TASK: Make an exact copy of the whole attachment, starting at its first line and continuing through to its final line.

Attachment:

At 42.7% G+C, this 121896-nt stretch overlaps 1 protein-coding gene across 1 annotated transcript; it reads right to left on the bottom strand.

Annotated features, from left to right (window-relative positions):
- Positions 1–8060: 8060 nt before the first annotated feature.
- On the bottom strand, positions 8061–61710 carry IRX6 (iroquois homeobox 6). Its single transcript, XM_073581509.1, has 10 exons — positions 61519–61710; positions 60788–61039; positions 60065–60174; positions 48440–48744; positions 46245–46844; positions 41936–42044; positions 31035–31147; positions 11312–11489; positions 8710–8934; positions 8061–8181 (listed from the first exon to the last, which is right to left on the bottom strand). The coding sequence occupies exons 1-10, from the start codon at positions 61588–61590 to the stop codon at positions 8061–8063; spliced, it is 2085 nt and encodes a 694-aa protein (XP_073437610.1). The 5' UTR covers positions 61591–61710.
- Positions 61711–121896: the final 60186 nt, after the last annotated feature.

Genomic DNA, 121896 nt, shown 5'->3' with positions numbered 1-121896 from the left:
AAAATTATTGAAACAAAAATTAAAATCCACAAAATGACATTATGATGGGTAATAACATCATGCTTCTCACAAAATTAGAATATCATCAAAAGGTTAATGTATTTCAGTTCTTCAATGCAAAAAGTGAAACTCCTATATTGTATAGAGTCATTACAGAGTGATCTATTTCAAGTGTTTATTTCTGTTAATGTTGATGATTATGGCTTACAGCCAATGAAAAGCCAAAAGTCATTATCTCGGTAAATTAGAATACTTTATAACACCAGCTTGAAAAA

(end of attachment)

At 42.7% G+C, this 121896-nt stretch overlaps 1 protein-coding gene across 1 annotated transcript; it reads right to left on the bottom strand.

Annotated features, from left to right (window-relative positions):
- Positions 1–8060: 8060 nt before the first annotated feature.
- On the bottom strand, positions 8061–61710 carry IRX6 (iroquois homeobox 6). Its single transcript, XM_073581509.1, has 10 exons — positions 61519–61710; positions 60788–61039; positions 60065–60174; positions 48440–48744; positions 46245–46844; positions 41936–42044; positions 31035–31147; positions 11312–11489; positions 8710–8934; positions 8061–8181 (listed from the first exon to the last, which is right to left on the bottom strand). The coding sequence occupies exons 1-10, from the start codon at positions 61588–61590 to the stop codon at positions 8061–8063; spliced, it is 2085 nt and encodes a 694-aa protein (XP_073437610.1). The 5' UTR covers positions 61591–61710.
- Positions 61711–121896: the final 60186 nt, after the last annotated feature.

Genomic DNA, 121896 nt, shown 5'->3' with positions numbered 1-121896 from the left:
AAAATTATTGAAACAAAAATTAAAATCCACAAAATGACATTATGATGGGTAATAACATCATGCTTCTCACAAAATTAGAATATCATCAAAAGGTTAATGTATTTCAGTTCTTCAATGCAAAAAGTGAAACTCCTATATTGTATAGAGTCATTACAGAGTGATCTATTTCAAGTGTTTATTTCTGTTAATGTTGATGATTATGGCTTACAGCCAATGAAAAGCCAAAAGTCATTATCTCGGTAAATTAGAATACTTTATAACACCAGCTTGAAAAA